Glory to God on this most thankful of days.
Twenty small ticking minutes. I had two competing priorities at this point. I needed heavy hors devours to feed everyone since lunch was looking more like dinner.
And I needed vodka.
Vodka trumps food.
For the next ten minutes I looked like Tom Cruise in Cocktail. Individually shaking, in front of my mother, the number of martinis I was going to need to get through the day was out of the question.
So I made a half gallon all at once.
After the liquid manna from heaven was deposited into the fridge, I high tailed it out to the freezer in my garage. It’s always loaded with stuff from Schwann’s that can be easily prepared into a mini buffet. I grabbed spinach dip, cheese dip, chicken wings, cream cheese filled wontons, and shrimp. I headed back into the house and loaded the microwave, the oven, and the sink with food.
I poured my first martini and shoved my icy ass bird into the oven as the doorbell rang.
Joy to the World, BB has come.
The next six hours was filled with the following:
(Yes, six hours is how long it took the bird to get to 180 degrees—don’t think I didn’t think about risking salmonella, because I did.)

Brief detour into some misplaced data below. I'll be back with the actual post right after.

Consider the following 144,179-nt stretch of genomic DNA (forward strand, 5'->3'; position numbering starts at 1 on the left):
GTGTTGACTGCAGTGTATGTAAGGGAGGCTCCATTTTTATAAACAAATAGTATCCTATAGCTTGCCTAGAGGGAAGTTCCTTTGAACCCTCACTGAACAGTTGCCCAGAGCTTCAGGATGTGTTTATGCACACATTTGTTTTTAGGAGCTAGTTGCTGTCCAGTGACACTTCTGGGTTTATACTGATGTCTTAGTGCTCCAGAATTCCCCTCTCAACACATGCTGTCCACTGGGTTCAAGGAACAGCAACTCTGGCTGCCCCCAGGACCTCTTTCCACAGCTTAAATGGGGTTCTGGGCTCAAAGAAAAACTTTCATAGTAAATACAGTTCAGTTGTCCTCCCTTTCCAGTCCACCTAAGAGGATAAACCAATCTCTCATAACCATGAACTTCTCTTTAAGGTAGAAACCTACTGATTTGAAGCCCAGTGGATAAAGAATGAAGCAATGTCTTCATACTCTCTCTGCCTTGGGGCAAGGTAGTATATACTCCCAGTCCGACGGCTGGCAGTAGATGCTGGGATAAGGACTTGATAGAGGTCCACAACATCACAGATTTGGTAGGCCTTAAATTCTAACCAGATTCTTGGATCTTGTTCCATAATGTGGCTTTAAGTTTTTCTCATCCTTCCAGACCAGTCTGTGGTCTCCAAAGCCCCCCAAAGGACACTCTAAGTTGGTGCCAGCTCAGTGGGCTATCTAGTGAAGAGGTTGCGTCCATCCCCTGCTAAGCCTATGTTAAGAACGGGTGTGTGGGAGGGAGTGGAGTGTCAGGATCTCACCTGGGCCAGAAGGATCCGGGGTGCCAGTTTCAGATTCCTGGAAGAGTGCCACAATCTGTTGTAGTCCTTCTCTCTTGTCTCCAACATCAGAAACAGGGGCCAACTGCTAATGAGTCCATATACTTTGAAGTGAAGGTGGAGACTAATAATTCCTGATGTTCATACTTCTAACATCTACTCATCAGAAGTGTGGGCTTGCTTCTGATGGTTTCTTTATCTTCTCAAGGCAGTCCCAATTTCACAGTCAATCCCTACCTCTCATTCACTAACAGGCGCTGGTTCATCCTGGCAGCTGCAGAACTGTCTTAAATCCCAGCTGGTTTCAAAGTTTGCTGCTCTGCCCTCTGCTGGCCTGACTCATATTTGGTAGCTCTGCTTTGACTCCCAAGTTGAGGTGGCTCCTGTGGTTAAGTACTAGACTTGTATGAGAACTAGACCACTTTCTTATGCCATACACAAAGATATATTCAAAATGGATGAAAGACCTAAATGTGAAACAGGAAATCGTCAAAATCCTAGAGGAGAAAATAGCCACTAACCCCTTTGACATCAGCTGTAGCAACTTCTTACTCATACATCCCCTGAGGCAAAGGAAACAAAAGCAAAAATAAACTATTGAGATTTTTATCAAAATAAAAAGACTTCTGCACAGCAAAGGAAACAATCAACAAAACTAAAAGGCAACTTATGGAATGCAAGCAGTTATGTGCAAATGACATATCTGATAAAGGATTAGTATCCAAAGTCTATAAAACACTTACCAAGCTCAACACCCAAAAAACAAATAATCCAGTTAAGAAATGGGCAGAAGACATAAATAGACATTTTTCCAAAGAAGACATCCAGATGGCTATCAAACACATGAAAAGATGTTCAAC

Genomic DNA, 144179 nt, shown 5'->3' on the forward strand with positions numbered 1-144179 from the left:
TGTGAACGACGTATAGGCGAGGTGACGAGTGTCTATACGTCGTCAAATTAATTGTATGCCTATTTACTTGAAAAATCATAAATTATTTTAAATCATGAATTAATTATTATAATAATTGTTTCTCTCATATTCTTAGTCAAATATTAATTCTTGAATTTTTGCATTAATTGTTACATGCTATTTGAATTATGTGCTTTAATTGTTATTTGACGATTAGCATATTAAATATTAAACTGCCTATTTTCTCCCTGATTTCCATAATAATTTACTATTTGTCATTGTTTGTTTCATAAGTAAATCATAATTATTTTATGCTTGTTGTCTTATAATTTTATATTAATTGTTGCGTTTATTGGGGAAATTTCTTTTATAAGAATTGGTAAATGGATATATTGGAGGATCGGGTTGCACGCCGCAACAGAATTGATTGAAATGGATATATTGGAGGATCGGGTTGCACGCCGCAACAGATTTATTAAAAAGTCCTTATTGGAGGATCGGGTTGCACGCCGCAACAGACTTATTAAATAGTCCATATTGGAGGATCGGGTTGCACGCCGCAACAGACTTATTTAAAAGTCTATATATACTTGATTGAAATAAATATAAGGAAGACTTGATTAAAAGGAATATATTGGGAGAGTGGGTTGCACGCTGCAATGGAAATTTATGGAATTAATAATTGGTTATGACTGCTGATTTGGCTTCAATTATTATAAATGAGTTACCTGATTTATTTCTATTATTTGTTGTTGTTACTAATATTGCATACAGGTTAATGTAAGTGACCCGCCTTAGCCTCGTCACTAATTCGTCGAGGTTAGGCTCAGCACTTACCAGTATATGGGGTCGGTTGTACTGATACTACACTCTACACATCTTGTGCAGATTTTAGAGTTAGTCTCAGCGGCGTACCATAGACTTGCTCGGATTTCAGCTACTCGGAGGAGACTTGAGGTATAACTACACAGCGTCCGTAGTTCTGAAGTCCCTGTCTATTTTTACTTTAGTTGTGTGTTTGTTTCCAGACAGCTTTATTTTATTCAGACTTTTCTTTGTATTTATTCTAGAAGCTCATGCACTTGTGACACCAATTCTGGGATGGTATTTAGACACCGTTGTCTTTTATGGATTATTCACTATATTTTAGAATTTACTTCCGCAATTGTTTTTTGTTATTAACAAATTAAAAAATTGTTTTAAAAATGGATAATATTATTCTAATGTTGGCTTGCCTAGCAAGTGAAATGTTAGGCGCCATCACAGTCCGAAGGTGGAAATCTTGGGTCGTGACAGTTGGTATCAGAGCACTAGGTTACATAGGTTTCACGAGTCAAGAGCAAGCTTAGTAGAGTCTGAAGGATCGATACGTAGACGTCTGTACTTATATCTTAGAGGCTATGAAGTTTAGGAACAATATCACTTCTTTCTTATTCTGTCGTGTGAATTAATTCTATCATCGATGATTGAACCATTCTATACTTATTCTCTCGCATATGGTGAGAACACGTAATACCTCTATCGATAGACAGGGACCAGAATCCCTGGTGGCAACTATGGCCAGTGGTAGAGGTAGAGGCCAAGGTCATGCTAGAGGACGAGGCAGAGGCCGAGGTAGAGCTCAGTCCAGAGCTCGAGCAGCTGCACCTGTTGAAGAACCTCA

BB: “I think there are too many cooks in this kitchen.”
Me: “I agree.”
BB: “Then move out of my way.”
Me: “It is impossible for me to be in your way. This is my kitchen and therefore that means you are in my way.”
BB: “You made TEA? You never make TEA.”
Me: “That is NOT tea and I would be happy to make tea if you didn’t always bring your own.”
BB: “It looks like tea. What is it?”
Me (suppressing the urge to scream “MINE!”): “Cranberry punch.”
Okay, I realize telling her a half gallon of cranberry martinis is “punch” might not have been the smartest thing to do, but I was under some pressure people.
BB (talking to my nine year old daughter): “WOW. Since you have started gymnastics you are so muscular. I mean really. Beefy. You have beefed up.”
Me: “MOM! Do not tell her she looks beefy.”
BB: “Well, I can’t help it. She looks as strong as an ox.”
Me: “MOM. Stop that. She looks healthy and normal and fit. She is an athlete, not a Barbie doll.”
BB (talking to my twelve year old son): “What Thanksgiving food are you going to eat this year?”
My son: “Rolls.”
BB: “Is that all?”
My son: “Yes.”
BB (to me): “You know I’m just surprised he is not as skinny as a rail with no more than he eats.”
Me: “He is as skinny as a rail.”
BB: “Not really. Both of my kids were skinny, skinny and you were both good eaters too. What size pants are you wearing now?”
BB: “Those you have on look big and the pant legs are very wide.”
BB: “They just look big.”
Me: “Do I look big?”
BB: “I’m sure it’s just the pants. What size ARE they?”
Finally the turkey hit 180 degrees on the meat thermometer and we were ready to eat. BB flew into full blown whatdoeseveryonewanttodrink mode and before I knew it I was sitting at the table, facing my mom and step father, watching them drink my cranberry punch from large tea glasses.
I decided to just let that go.